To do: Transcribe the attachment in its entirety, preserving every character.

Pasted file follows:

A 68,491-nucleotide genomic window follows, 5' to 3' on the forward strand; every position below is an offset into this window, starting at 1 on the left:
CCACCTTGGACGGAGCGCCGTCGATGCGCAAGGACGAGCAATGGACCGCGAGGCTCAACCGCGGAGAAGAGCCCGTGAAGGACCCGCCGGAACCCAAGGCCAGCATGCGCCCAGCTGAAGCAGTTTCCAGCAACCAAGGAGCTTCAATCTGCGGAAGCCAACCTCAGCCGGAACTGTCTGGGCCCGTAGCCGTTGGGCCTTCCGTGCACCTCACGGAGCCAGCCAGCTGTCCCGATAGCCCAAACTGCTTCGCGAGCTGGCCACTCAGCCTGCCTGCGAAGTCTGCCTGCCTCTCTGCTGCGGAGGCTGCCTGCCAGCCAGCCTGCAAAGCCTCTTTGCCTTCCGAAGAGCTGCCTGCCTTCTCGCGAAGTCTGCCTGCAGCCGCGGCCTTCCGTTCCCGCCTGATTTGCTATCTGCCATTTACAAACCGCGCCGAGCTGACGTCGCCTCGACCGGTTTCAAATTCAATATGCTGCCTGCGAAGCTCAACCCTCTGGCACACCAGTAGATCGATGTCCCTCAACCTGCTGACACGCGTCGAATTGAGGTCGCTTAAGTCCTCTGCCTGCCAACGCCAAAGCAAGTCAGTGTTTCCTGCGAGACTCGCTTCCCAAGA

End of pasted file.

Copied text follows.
A 68,491-nucleotide genomic window follows, 5' to 3' on the forward strand; every position below is an offset into this window, starting at 1 on the left:
CCACCTTGGACGGAGCGCCGTCGATGCGCAAGGACGAGCAATGGACCGCGAGGCTCAACCGCGGAGAAGAGCCCGTGAAGGACCCGCCGGAACCCAAGGCCAGCATGCGCCCAGCTGAAGCAGTTTCCAGCAACCAAGGAGCTTCAATCTGCGGAAGCCAACCTCAGCCGGAACTGTCTGGGCCCGTAGCCGTTGGGCCTTCCGTGCACCTCACGGAGCCAGCCAGCTGTCCCGATAGCCCAAACTGCTTCGCGAGCTGGCCACTCAGCCTGCCTGCGAAGTCTGCCTGCCTCTCTGCTGCGGAGGCTGCCTGCCAGCCAGCCTGCAAAGCCTCTTTGCCTTCCGAAGAGCTGCCTGCCTTCTCGCGAAGTCTGCCTGCAGCCGCGGCCTTCCGTTCCCGCCTGATTTGCTATCTGCCATTTACAAACCGCGCCGAGCTGACGTCGCCTCGACCGGTTTCAAATTCAATATGCTGCCTGCGAAGCTCAACCCTCTGGCACACCAGTAGATCGATGTCCCTCAACCTGCTGACACGCGTCGAATTGAGGTCGCTTAAGTCCTCTGCCTGCCAACGCCAAAGCAAGTCAGTGTTTCCTGCGAGACTCGCTTCCCAAGA